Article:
It may surprise some, but the ongoing COVID-19 pandemic has actually boosted motorcycle sales. Especially ones designed for off-roading, such as adventure bikes and dual-sports. And it’s not just new models that are gaining popularity. As with classic SUVs, vintage off-road bikes have captured buyers’ attention with style, simplicity, and fond memories. This is why, as the new Trail 125 arrives, many classic Honda Trail bikes are finding new owners, too.
The Honda Trail bikes: simple but smart
Although the Honda Grom isn’t a retro motorcycle, its engine helps power a few of them. That includes the Monkey and the Trail 125, both of which draw inspiration from vintage minibikes. The former is based on the Z50 ‘monkey bike.’ And the latter is the successor to the Honda Trail models, aka the Honda CT series.
In the 1960s, flat-tracking and dirt biking were exploding in the US, leading to the creation of the first scramblers. But before that, riders modified whatever motorcycles they had to go play in the dirt, Motorcycle Classics reports. That includes the first Honda Cubs. Honda itself eventually got word of this and created a kind of ‘proto’ Trail, the 1961 C100H Hunter Cub. That eventually led to the 1964 CT200, the first Honda CT model.
But it’s the later 1967 Honda Trail 90, aka the CT90, that really took off, Ultimate Motorcycling reports. The Trail 90 has an 89cc single-cylinder engine with 7 hp linked to a 4-speed transmission. Except it’s more of an 8-speed transmission—kind of. As with the Condor A580, the Honda Trail 90 has a dual-range gearbox, Hagerty reports, due to an additional reduction gear. You pull a lever and the bike switches from High to Low, Cycle World reports.
That wasn’t the Honda Trail 90’s only off-road-friendly feature, though, RideApart reports. The CT90 has a centrifugal clutch, like the Cub, which basically means it’s a semi-automatic motorcycle. It also has a step-through frame, a high-mounted exhaust and air intake, a snorkel, and steel bars to protect the engine. Plus, off-road tires and, by 1969, a telescopic front fork.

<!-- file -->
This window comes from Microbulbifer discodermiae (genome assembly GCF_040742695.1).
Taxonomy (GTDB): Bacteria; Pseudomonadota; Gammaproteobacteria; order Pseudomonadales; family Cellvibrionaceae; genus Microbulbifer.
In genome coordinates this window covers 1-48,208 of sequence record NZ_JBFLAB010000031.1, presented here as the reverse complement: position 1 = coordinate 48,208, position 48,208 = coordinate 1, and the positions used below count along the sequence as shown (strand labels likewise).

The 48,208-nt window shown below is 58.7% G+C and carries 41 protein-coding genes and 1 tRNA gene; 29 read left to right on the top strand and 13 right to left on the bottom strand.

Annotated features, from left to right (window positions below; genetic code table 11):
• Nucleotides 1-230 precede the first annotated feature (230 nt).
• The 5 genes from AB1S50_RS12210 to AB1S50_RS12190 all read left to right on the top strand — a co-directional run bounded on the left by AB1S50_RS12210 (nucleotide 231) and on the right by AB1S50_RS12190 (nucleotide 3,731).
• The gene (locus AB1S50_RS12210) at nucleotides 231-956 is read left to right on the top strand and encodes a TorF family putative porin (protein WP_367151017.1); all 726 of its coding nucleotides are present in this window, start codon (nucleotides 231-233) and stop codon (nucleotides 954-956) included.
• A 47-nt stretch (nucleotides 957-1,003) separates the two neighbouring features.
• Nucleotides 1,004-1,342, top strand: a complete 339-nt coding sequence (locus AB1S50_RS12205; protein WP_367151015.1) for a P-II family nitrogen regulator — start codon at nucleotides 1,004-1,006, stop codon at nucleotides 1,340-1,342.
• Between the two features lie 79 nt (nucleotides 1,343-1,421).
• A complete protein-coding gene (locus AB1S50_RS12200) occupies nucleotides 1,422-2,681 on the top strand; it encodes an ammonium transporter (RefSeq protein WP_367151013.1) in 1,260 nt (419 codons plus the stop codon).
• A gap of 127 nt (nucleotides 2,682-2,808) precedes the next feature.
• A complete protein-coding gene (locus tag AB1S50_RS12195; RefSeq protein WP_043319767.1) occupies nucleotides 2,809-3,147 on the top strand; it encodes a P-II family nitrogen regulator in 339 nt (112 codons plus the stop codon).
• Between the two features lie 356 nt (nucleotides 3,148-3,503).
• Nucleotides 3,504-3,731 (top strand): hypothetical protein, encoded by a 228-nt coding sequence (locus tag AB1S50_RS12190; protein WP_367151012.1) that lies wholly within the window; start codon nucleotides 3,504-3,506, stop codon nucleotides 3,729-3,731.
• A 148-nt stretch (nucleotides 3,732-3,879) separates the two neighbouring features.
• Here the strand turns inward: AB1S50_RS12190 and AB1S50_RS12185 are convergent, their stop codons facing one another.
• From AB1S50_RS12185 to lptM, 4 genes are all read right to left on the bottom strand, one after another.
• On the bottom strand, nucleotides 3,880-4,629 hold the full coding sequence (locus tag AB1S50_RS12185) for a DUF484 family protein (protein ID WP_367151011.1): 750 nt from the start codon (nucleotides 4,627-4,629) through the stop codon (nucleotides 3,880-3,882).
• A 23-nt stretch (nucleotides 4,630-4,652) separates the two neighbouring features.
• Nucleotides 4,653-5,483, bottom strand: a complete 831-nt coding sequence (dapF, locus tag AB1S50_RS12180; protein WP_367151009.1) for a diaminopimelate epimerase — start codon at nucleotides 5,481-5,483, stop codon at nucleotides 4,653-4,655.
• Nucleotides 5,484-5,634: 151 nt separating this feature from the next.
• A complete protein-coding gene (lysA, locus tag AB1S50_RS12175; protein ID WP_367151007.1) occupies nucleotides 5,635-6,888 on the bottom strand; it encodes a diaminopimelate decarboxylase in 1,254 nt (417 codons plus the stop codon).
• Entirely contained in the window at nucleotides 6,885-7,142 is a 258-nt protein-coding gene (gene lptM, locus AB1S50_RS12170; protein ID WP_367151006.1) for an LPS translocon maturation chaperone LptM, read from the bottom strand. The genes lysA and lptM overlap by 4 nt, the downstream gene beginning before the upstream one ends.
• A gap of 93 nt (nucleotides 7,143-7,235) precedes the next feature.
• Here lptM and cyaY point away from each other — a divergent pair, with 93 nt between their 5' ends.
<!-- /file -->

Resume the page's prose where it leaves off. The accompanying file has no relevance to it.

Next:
The Honda CT bikes were made for off-road adventures
The Trail 90 wasn’t the only CT model Honda released. There was also a smaller-engine, more basic model called the CT70, Silodrome reports, which also influenced the current Monkey. And in 1981, Honda introduced the CT110, with an 8-hp 105cc single-cylinder engine, Bring a Trailer reports.
Regardless of which Honda Trail you ride, though, these bikes are a lot of fun when the pavement ends. True, they don’t have the suspension travel of adventure bikes or modern dirt bikes. But the CT90 has a dry weight of only 179 pounds. It’s not a powerful bike, and it isn’t fast, RideApart reports. But it doesn’t need to be.
The dual-range transmission and compact size give the Trail 90 “’ the stubborn agility of a mountain goat,’” Motorcycle Classics reports. The step-through frame means you can easily get on and off even in heavily-forested or obstacle-ridden areas. The single-cylinder engine is reliable, rugged, and easy to repair. And with the optional rear luggage rack, a Honda Trail becomes something akin to a mechanical pack mule, UM reports. It won’t conquer the Paris-Dakar, but it can help turn your local forest into the next best thing.
Vintage appeal means these mini dirt bikes are gaining popularity
With the rise of retro motorcycles and the growth in off-road machines, vintage Honda Trails and CTs are growing in value. Luckily, they’re still fairly affordable. And while they were cheap bikes back in the day, enough were made to ensure a plentiful supply.
Today, a pristine Honda CT90 can cost over $4000, Hagerty reports. And some examples have sold on BaT in the $5000-$6000 range. That’s actually more than the 2021 Honda Trail 125, which has disc brakes, fuel injection, and a skid plate.
But whether you go vintage or modern, a CT is ready to hit the trail.
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